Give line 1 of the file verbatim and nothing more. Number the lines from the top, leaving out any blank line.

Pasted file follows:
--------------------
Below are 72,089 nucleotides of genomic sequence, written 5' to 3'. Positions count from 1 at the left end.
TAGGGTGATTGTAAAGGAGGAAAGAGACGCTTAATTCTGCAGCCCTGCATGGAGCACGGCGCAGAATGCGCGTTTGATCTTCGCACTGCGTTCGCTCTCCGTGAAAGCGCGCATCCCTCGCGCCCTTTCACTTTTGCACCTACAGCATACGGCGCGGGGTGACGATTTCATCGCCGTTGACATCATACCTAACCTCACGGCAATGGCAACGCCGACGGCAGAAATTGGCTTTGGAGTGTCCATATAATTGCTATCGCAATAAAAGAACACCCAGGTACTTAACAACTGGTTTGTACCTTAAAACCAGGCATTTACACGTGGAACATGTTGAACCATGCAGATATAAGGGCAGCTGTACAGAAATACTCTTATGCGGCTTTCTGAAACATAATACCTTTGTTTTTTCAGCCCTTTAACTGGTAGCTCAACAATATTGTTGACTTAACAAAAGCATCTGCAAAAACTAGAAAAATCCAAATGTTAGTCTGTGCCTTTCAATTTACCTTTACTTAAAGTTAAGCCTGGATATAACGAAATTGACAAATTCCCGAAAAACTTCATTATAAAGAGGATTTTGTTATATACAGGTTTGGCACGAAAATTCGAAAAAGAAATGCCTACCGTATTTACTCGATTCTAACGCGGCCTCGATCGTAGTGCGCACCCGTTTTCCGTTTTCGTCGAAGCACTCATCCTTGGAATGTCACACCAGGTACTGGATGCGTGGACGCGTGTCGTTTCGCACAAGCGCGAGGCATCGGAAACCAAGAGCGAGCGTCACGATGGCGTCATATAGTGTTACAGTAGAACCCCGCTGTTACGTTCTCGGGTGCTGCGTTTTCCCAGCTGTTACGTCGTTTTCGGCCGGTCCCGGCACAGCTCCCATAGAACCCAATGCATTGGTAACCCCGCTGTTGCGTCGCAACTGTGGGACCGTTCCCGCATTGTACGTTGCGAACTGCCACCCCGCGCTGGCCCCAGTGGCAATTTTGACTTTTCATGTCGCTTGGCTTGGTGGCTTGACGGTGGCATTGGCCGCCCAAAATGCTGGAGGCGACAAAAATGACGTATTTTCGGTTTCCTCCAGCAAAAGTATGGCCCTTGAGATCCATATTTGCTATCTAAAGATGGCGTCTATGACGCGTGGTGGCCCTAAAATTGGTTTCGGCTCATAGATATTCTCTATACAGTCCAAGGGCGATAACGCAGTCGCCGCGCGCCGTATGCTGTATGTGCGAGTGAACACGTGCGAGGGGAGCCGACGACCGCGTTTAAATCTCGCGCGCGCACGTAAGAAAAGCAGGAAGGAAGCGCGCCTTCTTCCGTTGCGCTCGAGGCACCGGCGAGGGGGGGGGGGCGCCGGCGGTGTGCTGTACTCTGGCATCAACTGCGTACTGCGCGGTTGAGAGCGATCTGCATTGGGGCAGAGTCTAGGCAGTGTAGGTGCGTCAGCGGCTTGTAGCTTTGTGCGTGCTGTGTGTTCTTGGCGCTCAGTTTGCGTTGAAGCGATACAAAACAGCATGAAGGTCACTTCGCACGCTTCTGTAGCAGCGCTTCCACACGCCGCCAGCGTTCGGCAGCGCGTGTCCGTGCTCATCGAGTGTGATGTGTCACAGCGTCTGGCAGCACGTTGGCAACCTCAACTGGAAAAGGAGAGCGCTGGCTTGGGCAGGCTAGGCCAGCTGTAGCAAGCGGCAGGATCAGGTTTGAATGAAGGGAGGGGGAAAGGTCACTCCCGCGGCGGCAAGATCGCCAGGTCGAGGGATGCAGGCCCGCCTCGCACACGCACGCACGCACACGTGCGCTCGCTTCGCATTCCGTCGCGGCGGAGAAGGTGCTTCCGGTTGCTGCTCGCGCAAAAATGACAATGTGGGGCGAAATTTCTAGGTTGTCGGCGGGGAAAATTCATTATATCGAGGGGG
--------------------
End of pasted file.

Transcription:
Below are 72,089 nucleotides of genomic sequence, written 5' to 3'. Positions count from 1 at the left end.